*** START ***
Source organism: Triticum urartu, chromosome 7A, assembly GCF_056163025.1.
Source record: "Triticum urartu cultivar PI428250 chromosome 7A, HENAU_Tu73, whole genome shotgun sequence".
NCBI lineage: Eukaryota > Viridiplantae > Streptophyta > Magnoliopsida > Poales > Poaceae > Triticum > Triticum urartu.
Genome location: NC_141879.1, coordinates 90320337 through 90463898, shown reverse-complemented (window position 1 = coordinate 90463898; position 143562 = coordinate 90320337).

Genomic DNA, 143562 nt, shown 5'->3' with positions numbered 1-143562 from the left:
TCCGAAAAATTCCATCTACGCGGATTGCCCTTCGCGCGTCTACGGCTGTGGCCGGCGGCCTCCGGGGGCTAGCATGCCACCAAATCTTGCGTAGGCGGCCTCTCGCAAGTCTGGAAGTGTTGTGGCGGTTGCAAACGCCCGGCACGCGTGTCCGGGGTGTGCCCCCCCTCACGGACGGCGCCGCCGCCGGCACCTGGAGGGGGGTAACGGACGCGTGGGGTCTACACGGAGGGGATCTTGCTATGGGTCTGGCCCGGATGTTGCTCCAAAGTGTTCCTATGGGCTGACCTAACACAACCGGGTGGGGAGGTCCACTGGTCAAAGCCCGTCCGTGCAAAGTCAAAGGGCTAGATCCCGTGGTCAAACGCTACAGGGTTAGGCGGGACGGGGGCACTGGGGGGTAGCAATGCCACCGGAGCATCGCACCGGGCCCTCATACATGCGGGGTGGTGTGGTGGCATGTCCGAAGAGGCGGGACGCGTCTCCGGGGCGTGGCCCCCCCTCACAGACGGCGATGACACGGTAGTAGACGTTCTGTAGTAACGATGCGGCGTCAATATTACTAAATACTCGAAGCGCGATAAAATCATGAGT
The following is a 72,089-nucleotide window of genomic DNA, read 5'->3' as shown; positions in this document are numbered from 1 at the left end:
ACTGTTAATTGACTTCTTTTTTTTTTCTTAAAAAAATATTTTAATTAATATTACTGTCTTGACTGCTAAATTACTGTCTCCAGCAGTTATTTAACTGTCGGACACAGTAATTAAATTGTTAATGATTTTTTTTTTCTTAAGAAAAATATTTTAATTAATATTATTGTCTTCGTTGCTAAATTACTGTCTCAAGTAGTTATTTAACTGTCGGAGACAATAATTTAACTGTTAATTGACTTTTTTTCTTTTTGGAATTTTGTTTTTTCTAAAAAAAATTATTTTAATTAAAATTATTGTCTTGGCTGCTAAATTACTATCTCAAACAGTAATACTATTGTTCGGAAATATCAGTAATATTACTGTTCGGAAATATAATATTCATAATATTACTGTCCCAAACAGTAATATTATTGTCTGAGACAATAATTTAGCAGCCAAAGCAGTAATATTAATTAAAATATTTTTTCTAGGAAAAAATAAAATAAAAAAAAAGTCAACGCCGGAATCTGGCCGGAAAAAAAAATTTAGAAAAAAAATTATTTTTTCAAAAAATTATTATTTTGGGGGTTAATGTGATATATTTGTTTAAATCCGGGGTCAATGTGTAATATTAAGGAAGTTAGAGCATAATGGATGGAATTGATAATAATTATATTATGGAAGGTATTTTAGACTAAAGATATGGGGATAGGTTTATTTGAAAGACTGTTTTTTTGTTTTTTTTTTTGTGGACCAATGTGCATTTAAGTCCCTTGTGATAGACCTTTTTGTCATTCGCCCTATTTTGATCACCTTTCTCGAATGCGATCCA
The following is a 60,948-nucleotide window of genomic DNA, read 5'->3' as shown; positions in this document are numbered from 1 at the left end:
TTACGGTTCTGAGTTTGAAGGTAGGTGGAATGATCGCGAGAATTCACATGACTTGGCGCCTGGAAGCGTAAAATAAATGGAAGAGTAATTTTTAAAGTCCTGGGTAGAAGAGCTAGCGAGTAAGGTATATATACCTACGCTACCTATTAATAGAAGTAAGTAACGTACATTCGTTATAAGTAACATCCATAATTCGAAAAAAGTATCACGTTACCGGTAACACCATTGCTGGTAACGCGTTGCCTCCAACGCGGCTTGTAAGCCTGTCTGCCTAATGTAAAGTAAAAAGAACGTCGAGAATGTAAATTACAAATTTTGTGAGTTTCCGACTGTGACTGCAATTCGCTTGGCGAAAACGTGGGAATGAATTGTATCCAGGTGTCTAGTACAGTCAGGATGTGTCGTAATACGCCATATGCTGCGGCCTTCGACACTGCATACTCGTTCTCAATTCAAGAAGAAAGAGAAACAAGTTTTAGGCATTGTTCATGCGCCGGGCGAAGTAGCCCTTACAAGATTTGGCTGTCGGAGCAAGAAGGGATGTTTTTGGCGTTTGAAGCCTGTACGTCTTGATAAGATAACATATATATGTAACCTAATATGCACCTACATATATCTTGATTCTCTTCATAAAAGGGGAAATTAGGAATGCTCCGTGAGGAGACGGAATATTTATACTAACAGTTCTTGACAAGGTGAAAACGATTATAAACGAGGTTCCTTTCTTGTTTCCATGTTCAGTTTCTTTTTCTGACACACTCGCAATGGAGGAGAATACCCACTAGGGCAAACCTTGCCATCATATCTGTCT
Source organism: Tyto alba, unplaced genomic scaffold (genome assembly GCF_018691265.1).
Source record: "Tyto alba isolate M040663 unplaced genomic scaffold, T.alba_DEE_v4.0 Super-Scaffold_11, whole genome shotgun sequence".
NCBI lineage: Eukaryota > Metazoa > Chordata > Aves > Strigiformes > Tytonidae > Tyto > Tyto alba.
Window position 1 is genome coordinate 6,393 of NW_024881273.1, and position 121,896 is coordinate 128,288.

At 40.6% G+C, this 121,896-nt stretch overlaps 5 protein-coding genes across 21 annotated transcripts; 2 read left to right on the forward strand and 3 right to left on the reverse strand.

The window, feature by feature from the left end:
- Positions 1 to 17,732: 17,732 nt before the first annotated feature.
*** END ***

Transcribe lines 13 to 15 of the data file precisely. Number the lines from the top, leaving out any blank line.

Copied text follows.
NCBI lineage: Eukaryota > Metazoa > Chordata > Aves > Strigiformes > Tytonidae > Tyto > Tyto alba.
Window position 1 is genome coordinate 6,393 of NW_024881273.1, and position 121,896 is coordinate 128,288.

At 40.6% G+C, this 121,896-nt stretch overlaps 5 protein-coding genes across 21 annotated transcripts; 2 read left to right on the forward strand and 3 right to left on the reverse strand.